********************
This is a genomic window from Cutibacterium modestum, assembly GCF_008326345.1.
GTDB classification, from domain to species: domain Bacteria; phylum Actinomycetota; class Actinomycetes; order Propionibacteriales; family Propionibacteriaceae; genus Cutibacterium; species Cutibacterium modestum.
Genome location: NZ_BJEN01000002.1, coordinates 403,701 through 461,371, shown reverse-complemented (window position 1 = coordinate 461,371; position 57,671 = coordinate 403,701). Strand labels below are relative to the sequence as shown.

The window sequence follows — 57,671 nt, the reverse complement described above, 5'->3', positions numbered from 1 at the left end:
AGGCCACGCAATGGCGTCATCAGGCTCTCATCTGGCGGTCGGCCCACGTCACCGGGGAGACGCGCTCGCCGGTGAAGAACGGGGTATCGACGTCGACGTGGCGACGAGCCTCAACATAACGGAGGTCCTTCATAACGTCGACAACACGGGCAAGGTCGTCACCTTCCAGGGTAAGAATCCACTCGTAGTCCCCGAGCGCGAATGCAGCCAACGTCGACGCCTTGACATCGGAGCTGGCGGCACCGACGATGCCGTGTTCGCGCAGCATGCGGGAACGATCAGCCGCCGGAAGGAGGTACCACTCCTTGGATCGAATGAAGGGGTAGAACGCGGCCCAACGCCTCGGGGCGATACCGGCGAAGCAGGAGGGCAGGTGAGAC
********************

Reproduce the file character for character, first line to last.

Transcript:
This is a genomic window from Cutibacterium modestum, assembly GCF_008326345.1.
GTDB classification, from domain to species: domain Bacteria; phylum Actinomycetota; class Actinomycetes; order Propionibacteriales; family Propionibacteriaceae; genus Cutibacterium; species Cutibacterium modestum.
Genome location: NZ_BJEN01000002.1, coordinates 403,701 through 461,371, shown reverse-complemented (window position 1 = coordinate 461,371; position 57,671 = coordinate 403,701). Strand labels below are relative to the sequence as shown.

The window sequence follows — 57,671 nt, the reverse complement described above, 5'->3', positions numbered from 1 at the left end:
AGGCCACGCAATGGCGTCATCAGGCTCTCATCTGGCGGTCGGCCCACGTCACCGGGGAGACGCGCTCGCCGGTGAAGAACGGGGTATCGACGTCGACGTGGCGACGAGCCTCAACATAACGGAGGTCCTTCATAACGTCGACAACACGGGCAAGGTCGTCACCTTCCAGGGTAAGAATCCACTCGTAGTCCCCGAGCGCGAATGCAGCCAACGTCGACGCCTTGACATCGGAGCTGGCGGCACCGACGATGCCGTGTTCGCGCAGCATGCGGGAACGATCAGCCGCCGGAAGGAGGTACCACTCCTTGGATCGAATGAAGGGGTAGAACGCGGCCCAACGCCTCGGGGCGATACCGGCGAAGCAGGAGGGCAGGTGAGAC